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Accelerating disability inclusion with human-centred design

Inclusion Rights
International United Kingdom

Humanity & Inclusion is putting together an innovative global toolbox to help employers in low and middle-income countries create work spaces, tools, and work methods that are accessible for persons with disabilities.

Deymar, 21, participated in HI’s socioeconomic training in Bolivia, giving him the independence he needs to support himself.

Deymar, 21, participated in HI’s socioeconomic training in Bolivia, giving him the independence he needs to support himself. | © J. Tusseau/HI

The inclusive employment technical unit at Humanity & Inclusion loves a good challenge. So, when the Amplify program at challenged the world to create something new that accelerates disability inclusion globally, our team took this opportunity to daydream. What ideas could disrupt the cycle of exclusion within the current employment system?

Our winning idea grew from a simple issue identified: we want to bridge the knowledge gap on reasonable accommodation in low and middle-income countries. While there are some great resources in North America and Europe that guide employers on how to adapt their workplaces to be inclusive, there are no comprehensive resources tailored to the differing needs and livelihood contexts of economic development stakeholders - e.g. non-governmental organisations, employers and entrepreneurs in low and middle-income countries.

To put it another way, information on reasonable accommodation in an urban office in the U.S. or the UK wasn’t going to help people with disabilities working in rural agricultural fields in Kenya.

Therefore, HI decided to pool our resources and try to make the first digital toolbox of reasonable accommodation solutions in low and middle-income countries. We hope this idea will help non-experts realise that accommodation can be easy, and increase the ability of INGOs and employers to work with people with disabilities around the world.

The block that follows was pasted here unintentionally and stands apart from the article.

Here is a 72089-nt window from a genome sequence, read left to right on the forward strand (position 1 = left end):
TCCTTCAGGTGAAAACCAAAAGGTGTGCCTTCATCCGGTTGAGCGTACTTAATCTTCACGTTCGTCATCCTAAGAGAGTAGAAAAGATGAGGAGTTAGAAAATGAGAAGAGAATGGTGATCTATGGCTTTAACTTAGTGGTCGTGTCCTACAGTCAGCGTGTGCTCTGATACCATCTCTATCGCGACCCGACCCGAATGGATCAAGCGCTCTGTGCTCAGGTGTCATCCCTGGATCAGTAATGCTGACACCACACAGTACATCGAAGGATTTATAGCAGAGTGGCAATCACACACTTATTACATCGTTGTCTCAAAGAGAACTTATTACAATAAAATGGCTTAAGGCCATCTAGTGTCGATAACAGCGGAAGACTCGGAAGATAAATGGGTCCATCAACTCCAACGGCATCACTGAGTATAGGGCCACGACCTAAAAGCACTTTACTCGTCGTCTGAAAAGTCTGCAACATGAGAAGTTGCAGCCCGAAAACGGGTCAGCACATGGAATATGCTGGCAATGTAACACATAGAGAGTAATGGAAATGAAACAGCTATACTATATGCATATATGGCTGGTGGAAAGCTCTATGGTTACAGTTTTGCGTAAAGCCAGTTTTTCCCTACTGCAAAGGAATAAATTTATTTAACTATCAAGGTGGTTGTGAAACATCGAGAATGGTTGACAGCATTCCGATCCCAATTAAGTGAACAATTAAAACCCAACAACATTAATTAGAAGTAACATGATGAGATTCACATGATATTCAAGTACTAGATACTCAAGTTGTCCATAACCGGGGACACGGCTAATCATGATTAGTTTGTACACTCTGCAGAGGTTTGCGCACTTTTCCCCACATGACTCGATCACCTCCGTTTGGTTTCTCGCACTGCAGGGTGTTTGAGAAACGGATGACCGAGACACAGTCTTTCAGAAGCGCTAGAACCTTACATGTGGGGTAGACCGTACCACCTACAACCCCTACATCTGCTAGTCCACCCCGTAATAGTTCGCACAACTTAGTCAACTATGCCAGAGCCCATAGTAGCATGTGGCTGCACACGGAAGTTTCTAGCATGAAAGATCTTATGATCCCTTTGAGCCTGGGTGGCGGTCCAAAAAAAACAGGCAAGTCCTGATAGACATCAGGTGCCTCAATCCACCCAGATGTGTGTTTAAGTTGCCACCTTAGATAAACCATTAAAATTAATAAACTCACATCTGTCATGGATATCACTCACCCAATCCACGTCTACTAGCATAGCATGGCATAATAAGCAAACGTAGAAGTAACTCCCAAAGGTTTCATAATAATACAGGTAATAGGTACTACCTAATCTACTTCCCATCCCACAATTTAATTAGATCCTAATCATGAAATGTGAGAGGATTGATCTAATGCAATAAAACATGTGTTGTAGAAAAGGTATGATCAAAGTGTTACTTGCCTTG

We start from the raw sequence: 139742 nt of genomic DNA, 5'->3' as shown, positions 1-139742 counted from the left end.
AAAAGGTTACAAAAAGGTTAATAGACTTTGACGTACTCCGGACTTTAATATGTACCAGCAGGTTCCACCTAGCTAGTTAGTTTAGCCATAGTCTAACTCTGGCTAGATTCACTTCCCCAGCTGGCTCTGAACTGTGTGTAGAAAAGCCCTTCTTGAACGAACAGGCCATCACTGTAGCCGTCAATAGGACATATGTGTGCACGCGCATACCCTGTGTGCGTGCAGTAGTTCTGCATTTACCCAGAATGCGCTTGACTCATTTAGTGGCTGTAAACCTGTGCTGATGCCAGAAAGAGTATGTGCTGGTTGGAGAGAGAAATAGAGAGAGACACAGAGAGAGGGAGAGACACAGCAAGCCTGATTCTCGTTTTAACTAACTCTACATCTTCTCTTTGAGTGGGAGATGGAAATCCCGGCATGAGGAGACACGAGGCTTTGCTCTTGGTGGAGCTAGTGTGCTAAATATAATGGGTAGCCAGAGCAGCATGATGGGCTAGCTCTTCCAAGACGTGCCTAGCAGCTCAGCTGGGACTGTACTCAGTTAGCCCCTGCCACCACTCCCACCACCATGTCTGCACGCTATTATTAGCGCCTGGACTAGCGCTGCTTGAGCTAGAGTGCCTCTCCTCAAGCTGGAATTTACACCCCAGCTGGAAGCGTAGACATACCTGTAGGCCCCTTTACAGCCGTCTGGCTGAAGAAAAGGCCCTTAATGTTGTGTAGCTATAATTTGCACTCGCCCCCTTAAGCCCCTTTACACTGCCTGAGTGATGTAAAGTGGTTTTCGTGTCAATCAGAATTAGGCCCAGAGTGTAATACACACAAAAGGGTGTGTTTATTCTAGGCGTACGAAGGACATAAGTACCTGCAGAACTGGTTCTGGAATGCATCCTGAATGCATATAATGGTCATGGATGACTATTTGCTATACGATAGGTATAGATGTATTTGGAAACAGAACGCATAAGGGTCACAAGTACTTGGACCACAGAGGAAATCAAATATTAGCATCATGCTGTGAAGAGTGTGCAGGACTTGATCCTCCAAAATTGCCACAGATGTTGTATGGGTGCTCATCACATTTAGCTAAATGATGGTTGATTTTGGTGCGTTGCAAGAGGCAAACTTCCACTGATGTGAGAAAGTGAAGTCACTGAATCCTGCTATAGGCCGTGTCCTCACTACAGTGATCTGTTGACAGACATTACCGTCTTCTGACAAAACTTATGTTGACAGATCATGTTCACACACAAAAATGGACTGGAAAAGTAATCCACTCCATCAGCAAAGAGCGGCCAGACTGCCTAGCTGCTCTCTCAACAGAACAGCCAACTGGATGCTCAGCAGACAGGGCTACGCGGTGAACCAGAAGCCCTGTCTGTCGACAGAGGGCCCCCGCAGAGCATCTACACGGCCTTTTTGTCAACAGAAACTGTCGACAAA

For example, in Afghanistan HI created low-cost prosthetic arms with farming tools attached. The toolbox will share this adaptation with other farmers, INGOs, and employers in developing countries so farmers with similar disabilities can obtain specialised prosthetics and continue to work.

HI is thrilled to work in partnership with under the DFID-funded Amplify Program on our journey to develop this product. Although HI is only mid-way through our Amplify journey, we can definitely identify some major learnings and mindset shifts that resulted from our journey into the human-centred design (HCD) world.

Using human-centred design research methodologies - designing from the perspective of the people who will use this toolbox - has helped HI put people at the center of this project. Learning HCD methodologies has helped HI be more objective and empathetic in all of our participatory research. The methodology has reminded us that good research doesn’t need to be statistically representative, and that you can put people at the centre of all project development.

But perhaps the most important practice that HI has learned and adopted in our work as a result of this partnership is to test all assumptions as much as possible throughout the development and implementation of a project, and has given us the tools needed to do so.

Many thanks to Amplify for supporting our idea!

Learn more about our winning idea

About Amplify

Amplify is a series of innovation challenges bringing increased collaboration and a human-centred design approach to early stage solutions addressing some of the world’s toughest problems. Amplify is a joint initiative of OpenIDEO, and the UK Department for International Development (DFID). It is made possible through DFID funding.


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